Aetna last month breached the privacy of some of its customers with HIV when the Connecticut health insurance company sent a letter with instructions on how to fill prescriptions for HIV medications.
The envelope had a plastic window that in some cases showed not just the customer’s name and address, but also the names of medications, exposing some recipients’ HIV status.
The casual disclosure of a person’s HIV status or use of HIV medication by Aetna is far more than a violation of the law, said Ronda B. Goldfein, executive director of the AIDS Law Project of Pennsylvania, in Philadelphia.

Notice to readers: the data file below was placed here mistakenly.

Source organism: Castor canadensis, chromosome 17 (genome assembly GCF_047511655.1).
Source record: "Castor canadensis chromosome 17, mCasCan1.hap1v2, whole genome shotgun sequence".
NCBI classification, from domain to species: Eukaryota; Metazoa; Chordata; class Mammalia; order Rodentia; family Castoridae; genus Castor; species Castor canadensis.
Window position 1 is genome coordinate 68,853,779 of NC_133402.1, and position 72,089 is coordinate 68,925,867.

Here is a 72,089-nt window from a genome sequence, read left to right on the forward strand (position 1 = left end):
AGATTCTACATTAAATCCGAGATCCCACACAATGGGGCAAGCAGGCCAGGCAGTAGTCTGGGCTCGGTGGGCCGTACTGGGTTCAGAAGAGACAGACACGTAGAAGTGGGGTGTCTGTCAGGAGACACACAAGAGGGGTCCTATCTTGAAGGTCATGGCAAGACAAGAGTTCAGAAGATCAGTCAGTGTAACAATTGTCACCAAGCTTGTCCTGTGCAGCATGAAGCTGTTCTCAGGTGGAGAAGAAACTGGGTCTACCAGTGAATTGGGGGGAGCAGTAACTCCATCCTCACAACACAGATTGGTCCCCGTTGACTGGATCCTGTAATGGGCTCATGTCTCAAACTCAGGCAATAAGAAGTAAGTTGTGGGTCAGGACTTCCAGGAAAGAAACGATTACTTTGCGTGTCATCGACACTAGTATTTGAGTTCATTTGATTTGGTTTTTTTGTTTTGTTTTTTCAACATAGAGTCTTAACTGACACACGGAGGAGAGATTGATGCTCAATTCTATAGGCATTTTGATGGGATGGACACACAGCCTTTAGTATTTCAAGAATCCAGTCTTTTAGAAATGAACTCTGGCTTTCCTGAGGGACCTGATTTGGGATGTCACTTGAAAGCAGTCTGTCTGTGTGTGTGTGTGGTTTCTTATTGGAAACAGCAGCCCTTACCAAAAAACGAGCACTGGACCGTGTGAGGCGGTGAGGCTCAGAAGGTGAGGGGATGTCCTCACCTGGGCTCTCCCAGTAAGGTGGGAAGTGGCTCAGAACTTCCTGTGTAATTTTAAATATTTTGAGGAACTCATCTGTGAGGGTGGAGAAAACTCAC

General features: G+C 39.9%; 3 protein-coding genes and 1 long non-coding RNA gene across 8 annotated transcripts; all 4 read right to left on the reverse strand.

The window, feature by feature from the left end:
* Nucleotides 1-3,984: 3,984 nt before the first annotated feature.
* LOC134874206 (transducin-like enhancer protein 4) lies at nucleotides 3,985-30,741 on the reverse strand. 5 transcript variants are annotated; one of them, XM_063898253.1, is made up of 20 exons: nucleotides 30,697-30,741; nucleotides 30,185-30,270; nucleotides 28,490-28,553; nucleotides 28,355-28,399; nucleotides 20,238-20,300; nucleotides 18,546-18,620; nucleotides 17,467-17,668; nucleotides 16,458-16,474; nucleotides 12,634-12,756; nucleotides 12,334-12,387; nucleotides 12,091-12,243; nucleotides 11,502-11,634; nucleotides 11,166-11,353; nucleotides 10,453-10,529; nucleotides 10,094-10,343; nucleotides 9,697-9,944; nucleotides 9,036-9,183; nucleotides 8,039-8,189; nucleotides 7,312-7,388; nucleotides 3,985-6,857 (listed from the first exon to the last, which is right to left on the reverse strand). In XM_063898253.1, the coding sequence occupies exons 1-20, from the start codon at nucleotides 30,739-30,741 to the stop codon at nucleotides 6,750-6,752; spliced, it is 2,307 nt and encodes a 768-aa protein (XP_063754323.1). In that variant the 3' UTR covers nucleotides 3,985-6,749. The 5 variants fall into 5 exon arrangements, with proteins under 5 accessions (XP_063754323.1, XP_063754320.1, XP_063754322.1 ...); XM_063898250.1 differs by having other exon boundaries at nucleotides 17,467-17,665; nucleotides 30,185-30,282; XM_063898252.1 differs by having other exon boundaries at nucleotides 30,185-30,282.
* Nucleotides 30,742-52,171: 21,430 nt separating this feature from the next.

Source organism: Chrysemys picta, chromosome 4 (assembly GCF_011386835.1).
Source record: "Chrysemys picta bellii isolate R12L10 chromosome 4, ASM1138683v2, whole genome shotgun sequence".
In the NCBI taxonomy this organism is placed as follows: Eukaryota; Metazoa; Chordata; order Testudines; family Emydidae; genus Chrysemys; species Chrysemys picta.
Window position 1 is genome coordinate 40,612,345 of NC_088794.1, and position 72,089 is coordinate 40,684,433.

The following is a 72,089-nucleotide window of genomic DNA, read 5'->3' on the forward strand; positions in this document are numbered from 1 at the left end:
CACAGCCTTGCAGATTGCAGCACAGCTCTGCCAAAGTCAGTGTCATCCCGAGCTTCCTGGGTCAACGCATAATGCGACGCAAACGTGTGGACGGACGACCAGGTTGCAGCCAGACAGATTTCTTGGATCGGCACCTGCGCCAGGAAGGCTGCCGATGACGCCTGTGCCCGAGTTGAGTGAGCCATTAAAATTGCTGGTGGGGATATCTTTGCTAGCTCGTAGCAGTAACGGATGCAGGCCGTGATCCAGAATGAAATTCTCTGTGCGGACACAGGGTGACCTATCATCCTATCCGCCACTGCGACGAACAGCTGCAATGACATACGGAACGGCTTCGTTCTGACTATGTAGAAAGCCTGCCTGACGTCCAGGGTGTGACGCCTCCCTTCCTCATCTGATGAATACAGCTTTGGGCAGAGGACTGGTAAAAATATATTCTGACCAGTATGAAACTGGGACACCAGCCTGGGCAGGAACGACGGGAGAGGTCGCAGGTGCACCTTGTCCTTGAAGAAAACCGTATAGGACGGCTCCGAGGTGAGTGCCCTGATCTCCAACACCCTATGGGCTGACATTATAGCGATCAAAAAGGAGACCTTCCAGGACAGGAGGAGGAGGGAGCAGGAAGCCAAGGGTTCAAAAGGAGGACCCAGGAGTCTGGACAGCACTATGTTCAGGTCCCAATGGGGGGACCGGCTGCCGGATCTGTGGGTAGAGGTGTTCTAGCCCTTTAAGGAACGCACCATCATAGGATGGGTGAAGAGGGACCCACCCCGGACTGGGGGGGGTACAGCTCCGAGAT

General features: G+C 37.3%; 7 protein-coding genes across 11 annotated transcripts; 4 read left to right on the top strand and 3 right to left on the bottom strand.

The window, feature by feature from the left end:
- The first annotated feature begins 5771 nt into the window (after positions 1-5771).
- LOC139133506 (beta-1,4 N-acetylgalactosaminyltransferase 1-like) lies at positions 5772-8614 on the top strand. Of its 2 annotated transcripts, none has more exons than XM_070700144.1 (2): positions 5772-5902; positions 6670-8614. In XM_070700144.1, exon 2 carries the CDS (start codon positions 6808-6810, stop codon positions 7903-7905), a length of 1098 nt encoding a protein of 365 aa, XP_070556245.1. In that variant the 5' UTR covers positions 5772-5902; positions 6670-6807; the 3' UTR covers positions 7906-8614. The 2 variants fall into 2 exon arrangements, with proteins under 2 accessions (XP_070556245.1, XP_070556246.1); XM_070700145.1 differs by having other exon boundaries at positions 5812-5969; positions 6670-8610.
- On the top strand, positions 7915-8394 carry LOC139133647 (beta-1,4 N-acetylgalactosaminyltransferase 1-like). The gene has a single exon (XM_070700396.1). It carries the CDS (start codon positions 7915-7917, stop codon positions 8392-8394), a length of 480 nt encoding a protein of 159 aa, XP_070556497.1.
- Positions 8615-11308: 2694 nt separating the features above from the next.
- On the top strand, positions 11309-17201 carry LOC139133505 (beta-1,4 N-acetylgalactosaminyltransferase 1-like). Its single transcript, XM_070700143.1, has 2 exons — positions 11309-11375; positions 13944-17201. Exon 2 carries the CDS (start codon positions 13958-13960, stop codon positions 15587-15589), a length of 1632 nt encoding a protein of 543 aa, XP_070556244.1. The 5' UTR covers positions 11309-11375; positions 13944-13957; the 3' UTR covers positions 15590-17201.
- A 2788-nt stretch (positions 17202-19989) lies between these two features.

“It creates a tangible risk of violence, discrimination and other trauma,” she said.
The breach occurred July 28 in a mailing to about 12,000 customers. Aetna found out about the problem on July 31, the company told customers in a letter disclosing the breach.
“We sincerely apologize to those affected by a mailing issue that inadvertently exposed the personal health information of some Aetna members. This type of mistake is unacceptable, and we are undertaking a full review of our processes to ensure something like this never happens again,” a company spokesman said in an email.